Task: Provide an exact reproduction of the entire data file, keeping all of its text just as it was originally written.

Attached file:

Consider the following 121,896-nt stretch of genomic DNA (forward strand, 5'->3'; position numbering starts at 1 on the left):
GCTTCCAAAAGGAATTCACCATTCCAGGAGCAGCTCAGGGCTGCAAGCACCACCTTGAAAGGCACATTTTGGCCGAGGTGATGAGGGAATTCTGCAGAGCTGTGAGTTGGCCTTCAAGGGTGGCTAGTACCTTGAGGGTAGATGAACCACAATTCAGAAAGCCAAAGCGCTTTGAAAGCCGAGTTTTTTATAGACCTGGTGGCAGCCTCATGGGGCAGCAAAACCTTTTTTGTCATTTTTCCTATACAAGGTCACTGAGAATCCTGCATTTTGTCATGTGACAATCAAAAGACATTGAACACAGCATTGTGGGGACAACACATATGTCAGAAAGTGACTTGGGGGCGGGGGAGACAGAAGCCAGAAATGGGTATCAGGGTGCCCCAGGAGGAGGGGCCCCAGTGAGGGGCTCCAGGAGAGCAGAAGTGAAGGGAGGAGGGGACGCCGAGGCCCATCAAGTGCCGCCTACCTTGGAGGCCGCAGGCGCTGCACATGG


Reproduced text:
Consider the following 121,896-nt stretch of genomic DNA (forward strand, 5'->3'; position numbering starts at 1 on the left):
GCTTCCAAAAGGAATTCACCATTCCAGGAGCAGCTCAGGGCTGCAAGCACCACCTTGAAAGGCACATTTTGGCCGAGGTGATGAGGGAATTCTGCAGAGCTGTGAGTTGGCCTTCAAGGGTGGCTAGTACCTTGAGGGTAGATGAACCACAATTCAGAAAGCCAAAGCGCTTTGAAAGCCGAGTTTTTTATAGACCTGGTGGCAGCCTCATGGGGCAGCAAAACCTTTTTTGTCATTTTTCCTATACAAGGTCACTGAGAATCCTGCATTTTGTCATGTGACAATCAAAAGACATTGAACACAGCATTGTGGGGACAACACATATGTCAGAAAGTGACTTGGGGGCGGGGGAGACAGAAGCCAGAAATGGGTATCAGGGTGCCCCAGGAGGAGGGGCCCCAGTGAGGGGCTCCAGGAGAGCAGAAGTGAAGGGAGGAGGGGACGCCGAGGCCCATCAAGTGCCGCCTACCTTGGAGGCCGCAGGCGCTGCACATGG